‘Money for a wall…no food for the people’
Editor’s note: This is the second of a series of blog posts about Puerto Rico and its nutrition assistance crisis. This post is based on interviews that were conducted in Spanish; they subsequently were translated to English.
Waldemiro Velez Soto of San Juan, Puerto Rico didn’t know his family’s food rations were being cut.
Voices for Human Needs was the first to inform him that the nutrition assistance he and his family depend on was going to be lowered or possibly even taken away.
Velez Soto’s reaction over the long-distance telephone line was disbelief. His first response of “No, I didn’t know,” to impending cuts to Puerto Rico’s Nutrition Assistance Program (NAP) came out softly and was followed by complete silence.
Being the one to tell someone that the nutritional assistance they relied on would be cut if the federal government didn’t approve aid was not what I was expecting. The federal government has not only failed to provide necessary aid to Puerto Rico, but also failed to let these American citizens know that the aid they had been receiving was about to be cut.
Waldemiro Velez Soto and his family survive off of their NAP benefits. (NAP is Puerto Rico’s version of the Supplemental Nutrition Assistance Program, formerly known as food stamps.) With few jobs available in Puerto Rico, Velez Soto cannot earn enough for him and his family to survive. And based on our conversation, he is not the only Puerto Rican forced to live like this.
“Most people don’t have other options; this is a problem of health. Once the food they have is gone people will literally die of hunger,” he said.
If nutrition assistance is cut, Velez Soto did not know how he would feed himself or his family. “I would have to find it somehow, it’s ugly but it’s the reality.”
(Earlier this month, the cuts to NAP actually began, although statistics are not yet available regarding how many families have been affected. For background on this issue, go here.)
Velez Soto hears all about the proposed U.S. and Mexico border wall, but nothing about helping to alleviate Puerto Rico’s financial and hurricane-induced disasters. “It’s absurd that they say they have money for a wall, have millions for the military, but no food for the people,” he said.
He wants Congress to know, “They are forgetting that the priorities are the people, the priority is nourishment, education, health, safety.”
“There are still tons of houses with structural problems, tons of people that don’t have access to basic services,” he said. “It’s been multiple years since the hurricane. It’s a fault of respect. We are being treated like third-class citizens.”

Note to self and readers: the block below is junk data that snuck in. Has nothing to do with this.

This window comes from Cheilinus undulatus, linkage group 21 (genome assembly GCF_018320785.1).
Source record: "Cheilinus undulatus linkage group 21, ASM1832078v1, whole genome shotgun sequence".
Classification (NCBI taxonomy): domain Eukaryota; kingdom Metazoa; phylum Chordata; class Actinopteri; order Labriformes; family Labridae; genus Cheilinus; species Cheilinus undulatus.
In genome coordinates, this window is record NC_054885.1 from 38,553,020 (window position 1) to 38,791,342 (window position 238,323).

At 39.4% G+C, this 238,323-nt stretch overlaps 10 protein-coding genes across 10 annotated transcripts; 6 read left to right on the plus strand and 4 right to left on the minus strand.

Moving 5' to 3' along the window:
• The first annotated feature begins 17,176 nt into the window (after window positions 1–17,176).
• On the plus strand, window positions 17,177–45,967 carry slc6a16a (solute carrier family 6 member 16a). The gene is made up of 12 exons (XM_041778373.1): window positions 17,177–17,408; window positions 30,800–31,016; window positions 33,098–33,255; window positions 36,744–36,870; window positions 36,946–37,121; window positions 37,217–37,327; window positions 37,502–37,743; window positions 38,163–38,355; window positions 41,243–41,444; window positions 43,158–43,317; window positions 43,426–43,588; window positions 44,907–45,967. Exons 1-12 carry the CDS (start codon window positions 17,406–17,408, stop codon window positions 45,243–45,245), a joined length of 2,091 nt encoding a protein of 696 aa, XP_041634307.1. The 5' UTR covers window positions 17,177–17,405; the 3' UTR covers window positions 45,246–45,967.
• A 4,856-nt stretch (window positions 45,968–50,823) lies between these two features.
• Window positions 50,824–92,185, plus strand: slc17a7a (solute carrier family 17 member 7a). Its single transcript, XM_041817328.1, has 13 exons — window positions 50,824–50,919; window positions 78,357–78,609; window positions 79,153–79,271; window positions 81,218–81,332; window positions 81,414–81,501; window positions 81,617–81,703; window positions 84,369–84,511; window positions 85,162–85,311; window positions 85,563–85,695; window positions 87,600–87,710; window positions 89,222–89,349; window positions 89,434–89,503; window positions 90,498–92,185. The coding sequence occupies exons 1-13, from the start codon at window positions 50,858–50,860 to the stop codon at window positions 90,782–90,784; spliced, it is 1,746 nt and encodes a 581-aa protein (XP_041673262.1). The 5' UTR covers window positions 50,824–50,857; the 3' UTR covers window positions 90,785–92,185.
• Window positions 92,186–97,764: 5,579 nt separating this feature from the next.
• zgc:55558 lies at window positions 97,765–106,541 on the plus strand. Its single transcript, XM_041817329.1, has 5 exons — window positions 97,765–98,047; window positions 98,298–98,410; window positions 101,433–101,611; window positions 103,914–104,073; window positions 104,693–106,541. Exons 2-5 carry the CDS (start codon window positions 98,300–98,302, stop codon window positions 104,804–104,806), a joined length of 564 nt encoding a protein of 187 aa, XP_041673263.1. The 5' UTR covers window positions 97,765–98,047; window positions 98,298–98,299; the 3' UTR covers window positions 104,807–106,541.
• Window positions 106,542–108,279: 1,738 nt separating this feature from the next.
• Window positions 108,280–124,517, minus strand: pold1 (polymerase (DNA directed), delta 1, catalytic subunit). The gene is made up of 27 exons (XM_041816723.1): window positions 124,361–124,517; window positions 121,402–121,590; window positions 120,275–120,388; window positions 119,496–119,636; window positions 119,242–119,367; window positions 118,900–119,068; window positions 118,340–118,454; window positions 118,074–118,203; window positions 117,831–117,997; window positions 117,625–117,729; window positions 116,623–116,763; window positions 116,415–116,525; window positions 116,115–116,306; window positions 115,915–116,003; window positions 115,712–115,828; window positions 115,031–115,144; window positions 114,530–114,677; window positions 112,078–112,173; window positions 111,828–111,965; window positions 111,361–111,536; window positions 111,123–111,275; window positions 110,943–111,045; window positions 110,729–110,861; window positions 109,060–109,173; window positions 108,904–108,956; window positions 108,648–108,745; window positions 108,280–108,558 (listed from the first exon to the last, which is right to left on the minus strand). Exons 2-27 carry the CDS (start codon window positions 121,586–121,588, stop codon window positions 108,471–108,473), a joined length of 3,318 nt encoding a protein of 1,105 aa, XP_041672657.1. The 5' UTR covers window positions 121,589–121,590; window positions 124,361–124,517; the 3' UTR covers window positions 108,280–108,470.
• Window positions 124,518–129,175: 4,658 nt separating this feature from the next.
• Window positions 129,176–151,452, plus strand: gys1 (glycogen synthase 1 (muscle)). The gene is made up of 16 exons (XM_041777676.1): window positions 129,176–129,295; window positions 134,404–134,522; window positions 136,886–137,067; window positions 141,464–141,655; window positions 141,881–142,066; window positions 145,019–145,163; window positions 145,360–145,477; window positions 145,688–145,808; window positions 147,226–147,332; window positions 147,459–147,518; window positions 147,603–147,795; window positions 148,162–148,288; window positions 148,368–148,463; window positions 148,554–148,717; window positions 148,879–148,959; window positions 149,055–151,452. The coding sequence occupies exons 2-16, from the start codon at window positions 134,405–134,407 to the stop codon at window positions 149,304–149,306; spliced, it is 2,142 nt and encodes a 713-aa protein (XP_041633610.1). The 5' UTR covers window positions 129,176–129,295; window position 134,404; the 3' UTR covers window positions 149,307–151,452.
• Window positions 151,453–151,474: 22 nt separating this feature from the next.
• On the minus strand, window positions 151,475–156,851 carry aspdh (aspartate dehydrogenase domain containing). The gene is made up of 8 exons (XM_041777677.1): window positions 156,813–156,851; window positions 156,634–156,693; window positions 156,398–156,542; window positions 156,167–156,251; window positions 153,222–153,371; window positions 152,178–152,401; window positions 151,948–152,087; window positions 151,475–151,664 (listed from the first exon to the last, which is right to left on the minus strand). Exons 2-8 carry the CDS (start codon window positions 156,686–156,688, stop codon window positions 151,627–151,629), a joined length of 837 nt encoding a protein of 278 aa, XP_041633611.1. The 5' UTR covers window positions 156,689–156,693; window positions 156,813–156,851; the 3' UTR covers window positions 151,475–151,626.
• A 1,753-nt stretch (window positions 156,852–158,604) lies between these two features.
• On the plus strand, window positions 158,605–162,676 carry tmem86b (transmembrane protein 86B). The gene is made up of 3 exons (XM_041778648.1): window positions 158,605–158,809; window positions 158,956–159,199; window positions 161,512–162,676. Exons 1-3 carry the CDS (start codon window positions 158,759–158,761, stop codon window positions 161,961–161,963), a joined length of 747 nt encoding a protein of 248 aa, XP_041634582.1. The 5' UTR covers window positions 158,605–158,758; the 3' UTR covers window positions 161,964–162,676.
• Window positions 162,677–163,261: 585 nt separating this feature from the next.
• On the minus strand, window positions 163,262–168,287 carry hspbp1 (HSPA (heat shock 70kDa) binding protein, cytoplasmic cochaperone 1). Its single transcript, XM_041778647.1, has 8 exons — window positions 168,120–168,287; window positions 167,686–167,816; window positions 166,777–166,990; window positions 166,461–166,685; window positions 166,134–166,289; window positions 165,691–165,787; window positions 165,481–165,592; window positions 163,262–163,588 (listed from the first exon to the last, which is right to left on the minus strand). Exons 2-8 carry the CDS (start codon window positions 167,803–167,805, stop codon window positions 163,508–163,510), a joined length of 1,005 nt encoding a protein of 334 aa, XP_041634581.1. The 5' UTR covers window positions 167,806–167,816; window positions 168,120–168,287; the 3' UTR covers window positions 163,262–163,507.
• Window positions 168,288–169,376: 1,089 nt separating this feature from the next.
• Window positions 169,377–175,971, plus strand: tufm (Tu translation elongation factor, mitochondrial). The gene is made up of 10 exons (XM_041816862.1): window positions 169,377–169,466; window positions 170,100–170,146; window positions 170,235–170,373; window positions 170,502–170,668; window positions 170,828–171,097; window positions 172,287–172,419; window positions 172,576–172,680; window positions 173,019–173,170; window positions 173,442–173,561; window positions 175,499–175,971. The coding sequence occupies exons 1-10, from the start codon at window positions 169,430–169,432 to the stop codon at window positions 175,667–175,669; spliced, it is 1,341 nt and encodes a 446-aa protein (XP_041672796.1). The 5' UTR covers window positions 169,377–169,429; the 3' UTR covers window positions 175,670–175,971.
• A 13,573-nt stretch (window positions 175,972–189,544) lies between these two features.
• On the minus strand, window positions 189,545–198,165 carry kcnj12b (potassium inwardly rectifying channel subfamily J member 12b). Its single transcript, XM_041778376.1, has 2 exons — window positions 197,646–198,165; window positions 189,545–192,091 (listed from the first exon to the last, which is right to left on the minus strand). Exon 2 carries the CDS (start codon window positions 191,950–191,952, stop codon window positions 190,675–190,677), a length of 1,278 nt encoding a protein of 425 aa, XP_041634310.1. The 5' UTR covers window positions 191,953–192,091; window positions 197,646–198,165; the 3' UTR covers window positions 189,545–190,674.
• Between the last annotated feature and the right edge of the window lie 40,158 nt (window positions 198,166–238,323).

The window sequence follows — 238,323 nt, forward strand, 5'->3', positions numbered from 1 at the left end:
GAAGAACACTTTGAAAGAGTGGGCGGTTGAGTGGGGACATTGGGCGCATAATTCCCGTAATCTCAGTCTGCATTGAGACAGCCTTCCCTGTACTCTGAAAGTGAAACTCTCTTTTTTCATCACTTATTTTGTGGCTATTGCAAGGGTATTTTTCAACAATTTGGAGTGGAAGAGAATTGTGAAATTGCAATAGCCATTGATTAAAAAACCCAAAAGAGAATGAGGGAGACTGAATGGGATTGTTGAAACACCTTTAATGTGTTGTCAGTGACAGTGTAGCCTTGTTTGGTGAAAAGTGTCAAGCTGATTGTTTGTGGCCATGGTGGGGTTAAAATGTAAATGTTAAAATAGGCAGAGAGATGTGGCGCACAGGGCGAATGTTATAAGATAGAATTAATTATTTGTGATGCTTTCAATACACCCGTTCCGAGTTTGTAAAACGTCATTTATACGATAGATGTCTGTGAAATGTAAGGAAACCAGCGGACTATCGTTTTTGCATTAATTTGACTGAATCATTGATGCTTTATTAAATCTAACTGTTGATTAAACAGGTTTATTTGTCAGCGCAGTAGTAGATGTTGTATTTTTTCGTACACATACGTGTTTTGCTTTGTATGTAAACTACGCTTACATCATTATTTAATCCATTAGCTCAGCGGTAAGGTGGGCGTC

“The federal government hasn’t done its job. We will lose our food. The way we are living is unsafe and oppressive.”
These are not personal issues. A society’s framework and infrastructure are built and maintained by its government. We see this in our interview with Rafael Rivera.
Rafael Rivera works for the central government. He doesn’t receive NAP, but almost 75 percent of the community he represents does. “The problem is there are no jobs and unemployment is really high and the government isn’t giving any job opportunities,” he told Voices for Human Needs.
Rivera has uncles, cousins, nephews, and other close family who receive NAP benefits. “Without NAP they wouldn’t have a way to buy things and feed themselves,” he said “Even with what they are given it doesn’t cover electrical bills, water bills, and other costs that can’t be paid for with just NAP.”
“Puerto Rico is the poorest national territory within the United States….in Puerto Rico they don’t have the option to look for employment opportunities, so it brings more people into poverty and people are having to live in the streets and beg in the streets for food.”
We reached out to these individuals because we knew that the citizens in Puerto Rico have a painful story to tell and no one is listening. This is not a budget or partisan issue; this is a human rights crisis.
The misery in Puerto Rico spiked when Hurricanes Maria and Irma hit, and it will continue to rise until the federal government sends the necessary aid – not just for nutrition assistance but for rebuilding and infrastructure and jobs and schools and all of the things the island needs to become whole again.